Londoner Adam Jones is stuck in a dead end job; lives alone with his cat and spends his free time obsessing over the latest conspiracy theories on the Internet. Taking an experimental drug ... See full summary »
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A married couple and their teenage twins move to Meadowlands, a friendly and seemingly safe suburban town, to start a new life. Here, they will soon realize that secrets and mysteries are plentiful, and past is a difficult thing to bury.
The retelling of France's iconic but ill-fated queen, Marie Antoinette. From her betrothal and marriage to Louis XVI at 15 to her reign as queen at 19 and to the end of her reign as queen and ultimately the fall of Versailles.
The Virgin Queen explores the full sweep of Elizabeth's life: from her days of fear as a potential victim of her sister's terror; through her great love affair with Robert Dudley; into her ... See full summary »
Londoner Adam Jones is stuck in a dead end job; lives alone with his cat and spends his free time obsessing over the latest conspiracy theories on the Internet. Taking an experimental drug for his epilepsy, manufactured by the Pfenal corporation, Adam begins suffering from seizures, black outs and terrifying visions. When he wakes up in a hotel room in Mexico missing a kidney, Adam becomes convinced that he's unwittingly stumbled into the middle of a conspiracy. Drugged by mysterious paramedics, Adam finds himself back in his London flat. Just as he assumes it's just been a bad dream, the pain of a scar on his back serves to convince him that something dark and disturbing is indeed happening. Worse still, Adam's one friend at work, Tracey, informs him that he's been missing from work for a week and as a result he's been fired. He turns to his doctor, but she seems to be overly zealous in prescribing the drug company's medication. His only confidant is his beautiful and mysterious ... Written by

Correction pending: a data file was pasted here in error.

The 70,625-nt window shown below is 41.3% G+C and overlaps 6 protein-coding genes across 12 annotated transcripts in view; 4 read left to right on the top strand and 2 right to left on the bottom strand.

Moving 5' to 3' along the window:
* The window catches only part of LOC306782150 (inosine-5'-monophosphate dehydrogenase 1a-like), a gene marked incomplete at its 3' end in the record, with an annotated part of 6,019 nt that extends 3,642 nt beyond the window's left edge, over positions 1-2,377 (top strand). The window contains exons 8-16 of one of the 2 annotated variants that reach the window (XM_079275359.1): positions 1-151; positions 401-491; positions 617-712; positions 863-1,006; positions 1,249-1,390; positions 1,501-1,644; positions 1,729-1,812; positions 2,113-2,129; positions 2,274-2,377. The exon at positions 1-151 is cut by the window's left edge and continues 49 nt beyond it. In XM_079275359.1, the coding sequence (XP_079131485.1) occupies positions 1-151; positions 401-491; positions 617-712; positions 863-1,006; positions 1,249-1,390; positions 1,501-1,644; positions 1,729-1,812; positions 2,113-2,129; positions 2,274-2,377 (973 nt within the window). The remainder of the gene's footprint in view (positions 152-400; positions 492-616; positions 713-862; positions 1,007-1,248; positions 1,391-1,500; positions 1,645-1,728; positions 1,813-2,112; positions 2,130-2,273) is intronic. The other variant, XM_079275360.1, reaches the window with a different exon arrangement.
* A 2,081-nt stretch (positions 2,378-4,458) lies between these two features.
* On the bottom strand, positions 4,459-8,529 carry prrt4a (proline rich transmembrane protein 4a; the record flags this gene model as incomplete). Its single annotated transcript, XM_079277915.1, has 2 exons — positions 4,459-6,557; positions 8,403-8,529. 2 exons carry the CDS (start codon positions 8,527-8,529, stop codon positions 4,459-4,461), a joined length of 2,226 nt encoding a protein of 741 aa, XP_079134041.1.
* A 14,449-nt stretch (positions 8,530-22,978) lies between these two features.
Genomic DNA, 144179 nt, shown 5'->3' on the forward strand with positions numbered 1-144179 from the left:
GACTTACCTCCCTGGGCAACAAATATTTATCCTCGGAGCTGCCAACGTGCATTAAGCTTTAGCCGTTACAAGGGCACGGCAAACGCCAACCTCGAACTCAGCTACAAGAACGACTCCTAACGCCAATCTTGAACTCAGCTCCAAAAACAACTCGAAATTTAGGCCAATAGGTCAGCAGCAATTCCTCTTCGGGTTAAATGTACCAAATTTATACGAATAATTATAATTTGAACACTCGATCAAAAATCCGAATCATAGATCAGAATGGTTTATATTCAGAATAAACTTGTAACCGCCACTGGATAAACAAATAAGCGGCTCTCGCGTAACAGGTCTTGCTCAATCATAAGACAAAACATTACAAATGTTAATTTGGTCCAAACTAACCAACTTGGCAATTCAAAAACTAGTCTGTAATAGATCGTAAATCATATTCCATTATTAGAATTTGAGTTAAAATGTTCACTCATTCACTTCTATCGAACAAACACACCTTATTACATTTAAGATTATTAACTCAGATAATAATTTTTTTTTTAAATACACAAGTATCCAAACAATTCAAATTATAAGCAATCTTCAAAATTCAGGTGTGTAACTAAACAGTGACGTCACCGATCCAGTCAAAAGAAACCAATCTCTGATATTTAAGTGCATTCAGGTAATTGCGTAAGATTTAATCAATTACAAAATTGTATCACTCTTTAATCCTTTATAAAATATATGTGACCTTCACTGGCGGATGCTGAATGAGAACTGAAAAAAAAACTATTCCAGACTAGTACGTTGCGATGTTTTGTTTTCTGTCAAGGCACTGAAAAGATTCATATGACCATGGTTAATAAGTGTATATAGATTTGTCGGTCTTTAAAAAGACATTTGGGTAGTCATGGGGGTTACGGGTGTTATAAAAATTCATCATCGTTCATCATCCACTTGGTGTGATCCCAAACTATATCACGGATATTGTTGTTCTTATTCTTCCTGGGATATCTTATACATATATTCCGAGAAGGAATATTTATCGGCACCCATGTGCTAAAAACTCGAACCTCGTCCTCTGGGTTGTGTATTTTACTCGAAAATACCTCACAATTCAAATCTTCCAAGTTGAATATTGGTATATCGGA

An Unfinished version of the film was shown at the Washington Independent Film Festival as work in progress and it went on to win the Audience award for best picture. See more »
Hiya. Hola. Hello. Good Evening.
[gets up and wanders over and sits next to Adam]
Nice to meet ya.
But we've never met.
Oh, we go way back, John. Way way back.
My name's not John, it's...
I know what your name is, Bob.
[keeps looking straight ahead, in monotone]
I don't know you or what you're talking about.
What do you mean you don't know me, Frank? Or is it Fred now? I always remember you liked changing your name. Some people change socks, I tell ya. But Wilson here, he changes ...
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This is one of those films that it seems to me needs to be judged for what it is. Namely, a film made on a small budget that punches above its weight. It looks to me like the script could have done with a bit more work, but that said, the acting performances are largely excellent, the direction is good and the subject matter intriguing. Adam, the lead, is excellent - a really good portrayal of a geek who is nevertheless a hapless hero. And the tortures he goes through are great. The San Fran bar scene towards the end of the film hints at real potential. In some senses the ending might be considered predictable, but equally, it's really nice and dark and doesn't let up. Is this all his paranoid ravings or is he actually the victim of a grander corporate experiment? With all the news about drugs companies pushing the limits of the law both in terms of how they market drugs and how they test them, this seems to me a timely reminder of the dark realities of modern consumerism and the thin line between the profit motive and patient welfare. A good little Indy effort and much more refreshing than most Brit flicks currently on offer.
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